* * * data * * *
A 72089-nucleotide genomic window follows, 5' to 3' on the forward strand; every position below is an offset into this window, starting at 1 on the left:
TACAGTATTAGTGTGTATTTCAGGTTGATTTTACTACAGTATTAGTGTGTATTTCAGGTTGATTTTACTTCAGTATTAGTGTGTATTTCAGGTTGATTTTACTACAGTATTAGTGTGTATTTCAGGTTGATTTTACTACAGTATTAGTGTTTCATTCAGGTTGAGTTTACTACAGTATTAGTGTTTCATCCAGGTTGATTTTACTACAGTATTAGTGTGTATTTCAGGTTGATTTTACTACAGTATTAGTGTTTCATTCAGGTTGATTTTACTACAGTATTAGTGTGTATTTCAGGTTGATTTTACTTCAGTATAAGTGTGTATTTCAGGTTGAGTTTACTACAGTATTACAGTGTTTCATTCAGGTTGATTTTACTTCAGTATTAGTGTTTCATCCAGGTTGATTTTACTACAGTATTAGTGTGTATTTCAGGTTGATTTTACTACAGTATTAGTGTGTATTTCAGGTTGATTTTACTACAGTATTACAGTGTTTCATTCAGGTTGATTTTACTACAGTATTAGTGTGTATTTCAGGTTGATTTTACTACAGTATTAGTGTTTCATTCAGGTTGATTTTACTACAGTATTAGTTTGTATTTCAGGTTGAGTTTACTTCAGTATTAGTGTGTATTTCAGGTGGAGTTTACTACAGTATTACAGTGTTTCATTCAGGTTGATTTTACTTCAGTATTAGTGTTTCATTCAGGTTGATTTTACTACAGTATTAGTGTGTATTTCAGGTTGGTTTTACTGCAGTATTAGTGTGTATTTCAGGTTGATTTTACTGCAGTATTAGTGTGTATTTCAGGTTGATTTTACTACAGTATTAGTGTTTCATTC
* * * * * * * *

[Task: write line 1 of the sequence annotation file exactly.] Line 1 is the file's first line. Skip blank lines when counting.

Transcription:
A 72089-nucleotide genomic window follows, 5' to 3' on the forward strand; every position below is an offset into this window, starting at 1 on the left: